Faculty Open House December 2010

The Faculty Open House 2010 menu was  little simpler than last year’s, but we still tried to have a hot dish, various cold dishes, sweets and snacks.   Our Wow item this year was Make Your Own Paninis, with a variety of toppings.  Here are some photos from that event.  Look above, in the tab marked Find the Recipes, to –um– find the recipes.

The dining room table had (from lower left, going clockwise):

Shrimp with Dill Dip
Chips and Hummus
Biscotti (large white round platter at upper right)
Pesto Ring (purchased from Costco–see last year for the real thing)
Trio of Goat Cheese
Outrageous Brownies
Blanched Raw Vegetables


Candlelit version

I blanched many of the vegetables:carrots, pea pods, green beans, broccoli, and boiled up some small white rose potatoes. I then added heirloom and regular grape tomatoes to give variety and color to the platter.

The Tortellini Soup pot is on the left, and the Make Your Own Panini grill and fixings are on the right.  In the background you can see the checkered tablecloth where we had our sodas all line up for people to try.  Yes, we are an alcohol-free party.

I’d prepared (boiled, then grilled) some chicken-apple sausage, then cut it up into “nickel-slices.”  We also had some crisp bacon (from Trader Joe’s–the best!), buffalo mozzarella, sugared walnuts, fresh basil leaves, sliced tomatoes, grilled red peppers, and lightly sauteed apples.  On the left we’d brushed olive oil on one side of a pair of slices of La Brea breads (Costco), placing the oiled sides in.  The idea was to build your own, then grill it.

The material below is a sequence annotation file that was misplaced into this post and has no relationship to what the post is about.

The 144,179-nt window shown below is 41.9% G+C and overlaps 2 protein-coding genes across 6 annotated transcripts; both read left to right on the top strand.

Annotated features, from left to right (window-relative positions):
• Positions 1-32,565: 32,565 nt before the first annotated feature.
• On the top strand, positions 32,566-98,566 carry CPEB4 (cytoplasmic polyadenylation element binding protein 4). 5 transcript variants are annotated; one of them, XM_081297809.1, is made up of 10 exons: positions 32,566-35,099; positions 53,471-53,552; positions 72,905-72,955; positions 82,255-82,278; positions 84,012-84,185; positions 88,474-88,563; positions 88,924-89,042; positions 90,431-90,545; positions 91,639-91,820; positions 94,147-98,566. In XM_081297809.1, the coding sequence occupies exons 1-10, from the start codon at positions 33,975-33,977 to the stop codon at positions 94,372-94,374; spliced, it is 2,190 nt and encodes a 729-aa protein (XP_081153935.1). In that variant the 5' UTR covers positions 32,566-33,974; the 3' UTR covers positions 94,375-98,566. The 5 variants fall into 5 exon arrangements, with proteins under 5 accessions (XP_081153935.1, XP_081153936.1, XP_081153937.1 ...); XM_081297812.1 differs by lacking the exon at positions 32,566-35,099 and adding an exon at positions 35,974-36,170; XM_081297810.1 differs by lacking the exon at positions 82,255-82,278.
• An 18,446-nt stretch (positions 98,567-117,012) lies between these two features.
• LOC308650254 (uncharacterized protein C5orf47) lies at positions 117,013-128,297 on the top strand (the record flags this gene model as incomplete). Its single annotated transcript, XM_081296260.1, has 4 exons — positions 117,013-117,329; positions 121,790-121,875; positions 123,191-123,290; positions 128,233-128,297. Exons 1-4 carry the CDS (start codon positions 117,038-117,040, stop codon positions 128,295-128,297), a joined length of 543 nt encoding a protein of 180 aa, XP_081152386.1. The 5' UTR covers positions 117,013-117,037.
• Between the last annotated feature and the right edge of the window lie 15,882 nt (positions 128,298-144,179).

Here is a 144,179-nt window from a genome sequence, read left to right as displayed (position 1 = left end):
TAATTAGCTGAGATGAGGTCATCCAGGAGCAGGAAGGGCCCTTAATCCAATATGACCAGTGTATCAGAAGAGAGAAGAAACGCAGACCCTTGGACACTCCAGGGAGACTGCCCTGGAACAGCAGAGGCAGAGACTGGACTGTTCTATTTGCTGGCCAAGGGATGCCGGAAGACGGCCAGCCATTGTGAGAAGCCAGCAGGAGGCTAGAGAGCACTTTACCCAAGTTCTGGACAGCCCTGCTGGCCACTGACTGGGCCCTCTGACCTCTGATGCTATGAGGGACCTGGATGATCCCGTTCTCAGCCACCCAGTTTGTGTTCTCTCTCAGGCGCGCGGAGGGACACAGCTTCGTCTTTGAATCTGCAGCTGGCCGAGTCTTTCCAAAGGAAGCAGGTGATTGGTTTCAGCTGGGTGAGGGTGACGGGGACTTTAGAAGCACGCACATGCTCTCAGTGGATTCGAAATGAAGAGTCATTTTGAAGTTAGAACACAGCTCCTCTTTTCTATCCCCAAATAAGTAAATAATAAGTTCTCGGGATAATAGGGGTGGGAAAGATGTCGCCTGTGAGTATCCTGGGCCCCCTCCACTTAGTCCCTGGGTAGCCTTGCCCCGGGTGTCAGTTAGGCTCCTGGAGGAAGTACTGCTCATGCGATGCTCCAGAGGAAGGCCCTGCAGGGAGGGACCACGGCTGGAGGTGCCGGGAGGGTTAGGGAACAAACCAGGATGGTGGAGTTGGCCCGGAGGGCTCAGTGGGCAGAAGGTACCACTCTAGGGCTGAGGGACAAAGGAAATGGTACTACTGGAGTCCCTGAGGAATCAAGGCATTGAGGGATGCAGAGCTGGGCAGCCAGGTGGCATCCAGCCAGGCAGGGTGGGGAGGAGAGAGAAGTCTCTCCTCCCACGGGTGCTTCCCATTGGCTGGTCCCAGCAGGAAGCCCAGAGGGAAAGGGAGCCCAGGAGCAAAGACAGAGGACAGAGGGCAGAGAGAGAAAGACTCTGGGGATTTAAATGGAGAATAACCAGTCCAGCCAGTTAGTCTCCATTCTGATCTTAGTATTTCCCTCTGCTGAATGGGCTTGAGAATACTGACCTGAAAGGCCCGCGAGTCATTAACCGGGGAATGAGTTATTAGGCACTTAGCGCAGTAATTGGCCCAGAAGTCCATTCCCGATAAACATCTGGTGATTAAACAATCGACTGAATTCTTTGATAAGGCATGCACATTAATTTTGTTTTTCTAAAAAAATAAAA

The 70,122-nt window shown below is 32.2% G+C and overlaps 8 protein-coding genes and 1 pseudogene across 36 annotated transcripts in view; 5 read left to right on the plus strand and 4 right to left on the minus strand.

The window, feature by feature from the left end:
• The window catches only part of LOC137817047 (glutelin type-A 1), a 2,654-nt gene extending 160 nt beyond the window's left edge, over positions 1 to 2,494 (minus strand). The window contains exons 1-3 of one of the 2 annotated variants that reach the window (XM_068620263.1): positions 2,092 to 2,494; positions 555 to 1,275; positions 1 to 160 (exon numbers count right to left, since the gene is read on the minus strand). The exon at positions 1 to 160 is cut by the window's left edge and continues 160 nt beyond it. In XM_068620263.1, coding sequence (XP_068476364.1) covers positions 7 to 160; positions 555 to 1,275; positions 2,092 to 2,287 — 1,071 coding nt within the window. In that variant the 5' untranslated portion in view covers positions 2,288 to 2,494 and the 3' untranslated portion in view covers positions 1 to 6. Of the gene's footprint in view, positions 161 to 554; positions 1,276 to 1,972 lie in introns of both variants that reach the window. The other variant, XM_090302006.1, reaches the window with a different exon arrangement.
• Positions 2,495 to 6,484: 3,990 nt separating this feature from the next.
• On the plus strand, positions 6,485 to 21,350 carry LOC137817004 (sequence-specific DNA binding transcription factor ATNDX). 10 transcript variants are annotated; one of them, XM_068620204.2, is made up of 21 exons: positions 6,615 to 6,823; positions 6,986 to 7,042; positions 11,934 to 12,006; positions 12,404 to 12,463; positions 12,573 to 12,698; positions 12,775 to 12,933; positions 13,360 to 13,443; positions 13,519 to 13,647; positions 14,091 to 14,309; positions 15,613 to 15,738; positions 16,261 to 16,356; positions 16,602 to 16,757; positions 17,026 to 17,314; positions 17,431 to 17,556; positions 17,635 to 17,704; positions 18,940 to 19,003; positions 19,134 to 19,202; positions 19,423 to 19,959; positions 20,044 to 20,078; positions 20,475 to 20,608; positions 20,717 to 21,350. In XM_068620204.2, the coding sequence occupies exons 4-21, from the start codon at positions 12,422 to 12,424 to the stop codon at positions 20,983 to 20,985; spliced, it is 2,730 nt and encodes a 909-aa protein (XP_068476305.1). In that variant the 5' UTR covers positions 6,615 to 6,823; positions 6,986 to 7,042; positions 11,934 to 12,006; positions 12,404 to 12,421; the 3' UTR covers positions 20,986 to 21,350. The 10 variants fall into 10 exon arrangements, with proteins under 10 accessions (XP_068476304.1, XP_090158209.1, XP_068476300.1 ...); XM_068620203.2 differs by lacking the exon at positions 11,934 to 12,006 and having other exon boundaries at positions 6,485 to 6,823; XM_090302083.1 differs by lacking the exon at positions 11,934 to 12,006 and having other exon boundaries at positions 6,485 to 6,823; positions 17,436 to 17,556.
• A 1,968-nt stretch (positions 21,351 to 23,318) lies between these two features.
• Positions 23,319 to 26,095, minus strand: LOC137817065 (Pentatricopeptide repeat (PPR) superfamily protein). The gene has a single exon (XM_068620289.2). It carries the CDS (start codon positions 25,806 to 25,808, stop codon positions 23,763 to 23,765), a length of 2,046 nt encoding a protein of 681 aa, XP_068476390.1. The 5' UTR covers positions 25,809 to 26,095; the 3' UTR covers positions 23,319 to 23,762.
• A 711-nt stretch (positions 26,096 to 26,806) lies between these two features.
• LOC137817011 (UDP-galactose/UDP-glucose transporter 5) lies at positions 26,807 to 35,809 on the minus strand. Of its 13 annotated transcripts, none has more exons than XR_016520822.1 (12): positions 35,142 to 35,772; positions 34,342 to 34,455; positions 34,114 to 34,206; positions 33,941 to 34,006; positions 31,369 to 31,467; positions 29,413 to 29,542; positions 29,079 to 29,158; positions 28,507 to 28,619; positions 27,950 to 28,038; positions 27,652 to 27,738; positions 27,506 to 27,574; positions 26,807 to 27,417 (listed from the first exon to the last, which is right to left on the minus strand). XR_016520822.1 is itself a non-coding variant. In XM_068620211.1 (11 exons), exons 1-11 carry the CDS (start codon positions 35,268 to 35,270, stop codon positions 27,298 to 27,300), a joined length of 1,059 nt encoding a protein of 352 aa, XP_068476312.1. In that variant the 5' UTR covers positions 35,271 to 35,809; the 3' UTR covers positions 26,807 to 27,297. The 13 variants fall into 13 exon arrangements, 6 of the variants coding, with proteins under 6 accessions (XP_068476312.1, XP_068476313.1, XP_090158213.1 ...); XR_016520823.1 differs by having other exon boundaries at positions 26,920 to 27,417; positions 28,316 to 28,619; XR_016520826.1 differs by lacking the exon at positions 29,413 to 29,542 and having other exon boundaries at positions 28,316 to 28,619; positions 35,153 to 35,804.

Desserts (Barefoot Contessa’s Outrageous Brownies and Biscotti) were in the other room.  I learned that if you cut the brownies smaller, they go faster (last year they were big chunks and no one took any–this year I cut them smaller and a lot were gone by the end of the evening).

It was lovely evening of people enjoying each other’s company.

Memorial Day Barbecue, 2010

The morning of Memorial Day found us out on the median of a major street, waving flags and cheering on the riders in West Coast Thunder 2010 as they rode up to our local VA cemetery.  We’ve tried to do this every since experiencing the rush of East Coast Rolling Thunder while we lived in DC.

Some of our neighbors were there, and on the spur of the moment, I invited them to a barbecue later that afternoon.  This was a good thing: I had to actually prepare a dinner, and we had to sweep the patio and wash off the outside furniture–items that we’d always been more than happy to put off for later.

The menu was:
Grilled Chicken Breasts in Spiced Yogurt
Lemony Potato Salad
Tossed Green Salad
Fennel Salad with Mint Vinaigrette
Corn on the Cob

and for dessert our friends brought Texas Sheet Cake.

Click on the links to head to the recipes.  To make corn on the cob, buy fresh corn.  Shuck it, rinsing off the silks.  Bring a pot of water to boil, drop in the corn and TURN IT OFF.  Set the timer for 4 minutes, take out the corn and slick it down with butter.  Pass salt and pepper at the table.  My dad bought me these nifty corn holders.  They nest into each other in the drawer so you aren’t stabbing yourself when you rummage around in there.  Yes, I retired the old holders.

There are a billion recipes for Texas Sheet Cake on the web, as it’s been around for upteem years.  That’s why it made me laugh when Pioneer Woman claimed if for her own.  Yeah, right.  Like you can claim this one. Follow her recipe, but instead of *milk* in the frosting, use *buttermilk.*  Then it’s correct.  We’re also a walnut-loving  family–so we use those instead of pecans.